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The Trend

The Student News Site of University of Science and Arts of Oklahoma

The Trend

The Student News Site of University of Science and Arts of Oklahoma

The Trend

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Classroom for the Deaf Returns to Campus

OSD once again offering classes for deaf/hard of hearing children
Jennie Higgins (left), preschool teacher for the OSD, signs “what you are doing?” to a student while Jenna Gonzales, a sophomore deaf education major, observes.

Returning back on campus from a covid-hiatus, a school offered for pre-k through first grade students is once again seeing classroom time in Canning Hall. This school that takes place in Canning Hall is the Oklahoma School for the Deaf (OSD), a satellite of the main campus located in Sulphur.

The OSD facilitates a learning environment for deaf/hard of hearing students, and is on USAO’s campus through a partnership with the institution.

Jennie Higgins, a preschool teacher for OSD, oversees the on-campus school. She creates lesson plans and teaches them, as well as works with her teacher’s assistant for support. Higgins, a 2017 graduate from USAO, works with Dr. Yunaje Hwang, associate professor of deaf education, in order to foster the connection that USAO has with the OSD.

“Dr. Hwang was my teacher, and now I’m sort of a colleague,” Higgins said. “We collaborate with them [the university] to make sure students have access to us for observations.”

One student who observes what goes on in the classroom is Jenna Gonzales, a sophomore deaf education major.

“My role is supposed to be reading and interacting with them,” Gonzales said. “I am not fluent in ASL, but being in the classroom I am learning more informal sign language.”

Having such a close observation and relationship with the students means that Gonzales is learning sign language in the “real-world” environment, in tandem with her learning ASL in the classroom. She both observes and works with the students in the mornings before heading to class in the afternoons.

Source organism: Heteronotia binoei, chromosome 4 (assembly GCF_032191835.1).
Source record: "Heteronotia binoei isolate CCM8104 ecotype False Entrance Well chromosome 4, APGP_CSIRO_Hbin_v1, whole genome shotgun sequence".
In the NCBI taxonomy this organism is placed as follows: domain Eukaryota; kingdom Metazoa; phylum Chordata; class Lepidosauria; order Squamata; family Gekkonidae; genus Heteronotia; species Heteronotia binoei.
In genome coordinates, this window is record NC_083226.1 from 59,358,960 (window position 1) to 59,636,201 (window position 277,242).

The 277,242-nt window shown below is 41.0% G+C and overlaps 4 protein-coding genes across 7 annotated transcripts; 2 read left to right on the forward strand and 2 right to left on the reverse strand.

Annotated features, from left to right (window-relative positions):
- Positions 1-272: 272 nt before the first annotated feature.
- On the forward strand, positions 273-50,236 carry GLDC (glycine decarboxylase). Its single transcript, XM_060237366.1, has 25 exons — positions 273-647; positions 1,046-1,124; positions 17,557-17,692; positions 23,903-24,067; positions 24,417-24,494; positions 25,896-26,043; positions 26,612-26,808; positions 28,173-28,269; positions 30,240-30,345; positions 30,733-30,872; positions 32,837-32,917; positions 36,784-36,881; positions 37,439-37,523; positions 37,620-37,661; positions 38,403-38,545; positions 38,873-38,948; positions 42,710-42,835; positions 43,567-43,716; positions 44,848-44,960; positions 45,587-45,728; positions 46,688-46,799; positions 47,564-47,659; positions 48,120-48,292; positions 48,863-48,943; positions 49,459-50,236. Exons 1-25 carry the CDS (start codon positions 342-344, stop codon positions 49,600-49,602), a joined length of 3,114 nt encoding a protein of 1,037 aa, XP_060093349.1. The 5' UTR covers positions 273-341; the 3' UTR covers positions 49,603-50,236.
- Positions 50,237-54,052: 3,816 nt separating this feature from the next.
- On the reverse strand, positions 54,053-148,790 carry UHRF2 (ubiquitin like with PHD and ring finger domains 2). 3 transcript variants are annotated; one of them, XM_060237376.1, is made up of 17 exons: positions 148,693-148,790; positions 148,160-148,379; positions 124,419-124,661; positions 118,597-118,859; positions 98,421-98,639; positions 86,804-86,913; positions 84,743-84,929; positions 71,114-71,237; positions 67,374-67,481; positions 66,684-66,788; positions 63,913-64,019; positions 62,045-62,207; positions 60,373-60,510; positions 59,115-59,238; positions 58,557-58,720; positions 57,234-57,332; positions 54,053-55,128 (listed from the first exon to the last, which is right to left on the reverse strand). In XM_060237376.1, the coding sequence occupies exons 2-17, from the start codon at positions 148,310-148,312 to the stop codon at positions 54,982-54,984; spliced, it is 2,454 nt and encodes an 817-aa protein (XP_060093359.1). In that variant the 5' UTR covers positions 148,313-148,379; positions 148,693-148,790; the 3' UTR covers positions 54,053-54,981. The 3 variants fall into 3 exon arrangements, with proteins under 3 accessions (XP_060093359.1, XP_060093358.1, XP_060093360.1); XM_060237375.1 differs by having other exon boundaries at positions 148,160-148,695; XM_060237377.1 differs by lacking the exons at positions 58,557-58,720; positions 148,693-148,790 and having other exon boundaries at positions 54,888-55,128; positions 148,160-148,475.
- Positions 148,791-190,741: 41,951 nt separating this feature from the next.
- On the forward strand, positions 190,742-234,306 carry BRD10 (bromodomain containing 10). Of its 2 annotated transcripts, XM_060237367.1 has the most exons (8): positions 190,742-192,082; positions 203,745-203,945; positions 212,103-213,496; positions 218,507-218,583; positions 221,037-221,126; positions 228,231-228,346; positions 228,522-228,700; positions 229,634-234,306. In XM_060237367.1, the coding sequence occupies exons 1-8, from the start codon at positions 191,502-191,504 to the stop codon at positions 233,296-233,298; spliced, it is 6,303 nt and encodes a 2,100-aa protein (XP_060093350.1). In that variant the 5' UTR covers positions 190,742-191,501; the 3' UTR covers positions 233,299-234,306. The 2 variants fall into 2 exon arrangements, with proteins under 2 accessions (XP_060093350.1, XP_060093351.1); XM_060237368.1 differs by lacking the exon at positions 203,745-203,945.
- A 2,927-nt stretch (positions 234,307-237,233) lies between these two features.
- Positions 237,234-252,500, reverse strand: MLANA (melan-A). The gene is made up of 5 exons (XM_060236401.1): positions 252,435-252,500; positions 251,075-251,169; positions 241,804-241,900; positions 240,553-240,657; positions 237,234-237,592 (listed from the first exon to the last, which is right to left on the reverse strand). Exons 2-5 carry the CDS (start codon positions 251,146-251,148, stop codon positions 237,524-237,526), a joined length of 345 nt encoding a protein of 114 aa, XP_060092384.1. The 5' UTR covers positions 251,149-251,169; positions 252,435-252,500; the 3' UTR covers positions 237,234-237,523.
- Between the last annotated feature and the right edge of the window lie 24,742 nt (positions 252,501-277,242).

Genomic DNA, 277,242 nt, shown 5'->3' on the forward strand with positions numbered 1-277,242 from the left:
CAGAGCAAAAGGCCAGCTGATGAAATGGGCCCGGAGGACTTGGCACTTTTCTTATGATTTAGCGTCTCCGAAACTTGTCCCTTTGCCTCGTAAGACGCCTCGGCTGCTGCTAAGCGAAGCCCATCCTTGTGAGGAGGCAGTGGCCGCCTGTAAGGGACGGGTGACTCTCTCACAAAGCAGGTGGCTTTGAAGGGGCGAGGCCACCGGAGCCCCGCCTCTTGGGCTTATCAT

The typical school day is not unlike that of a mainstream pre-school day. Students arrive, have a bit of free time, and then they gather for a circle. Weather and greeting follow, and then it’s play time on the playground. After, there is exploration with math, reading, and art at the student’s current level of learning. Then lunch time is in the cafeteria, followed by naptime. One more exploration time takes place before the students go home.

“The deaf school is all about sign language, and the teachers know about deaf cultures,” Dr. Hwang said. “The deaf ed majors have a great opportunity to observe how deaf educators interact with deaf students.”

Dr. Hwang also said that the deaf education students will also make and do reading activities for the students enrolled in the OSD.

OSD maintains its relationship with the campus in several different ways, according to Higgins.

“I want to see us be able to take advantage of what is here on campus such as music performances and art illustrations for the students,” Higgins said. “We would love to find those opportunities to collaborate with USAO and to be a part of the campus as we can.”

She also said that along with lunch in the cafeteria, the students of the OSD also sometimes go to Nash Library to visit the cats.

With OSD returning to campus again after a few years, Higgins said she hopes to see the program grow after being dormant. She said two students are currently enrolled in the program and she would love to see it double by December.

“It’s amazing to see how much patience Jennie has with these students, and how involved she is with how much they’re learning,” Gonzales said.

Gonzales also said that this is the perfect opportunity to see deaf students interacting in the classroom environment, as she has only had experience with the mainstream classroom before.

OSD will host an open house for faculty and students to come and observe Wednesday, Oct. 18, from 2:30 p.m. to 4:30 p.m. in classroom 116, located in Canning Hall.


Paul Tointigh is a fourth-year communication major at the University of Science and Arts of Oklahoma.

Ray Thomas-Lapham
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About the Contributor
Paul Tointigh
Paul Tointigh, Senior Writer
Paul is a fourth-year communication major, having obtained his associate’s degree in Arts from Redlands Community College. Paul transferred to USAO and became a member of The Trend in the fall of 2022. He recently began a job at Viridian and is an active member of the BCM, serving on the leadership team. When he isn’t attending to his many duties, Paul can be found at the gym, attending campus ministries, or spending time playing his guitar. Experience with The Trend: Senior Writer: Jan. 2024 - present Managing Editor: Dec. 2022 - Dec. 2023 Contributing Writer: Aug. 2022 - Dec. 2022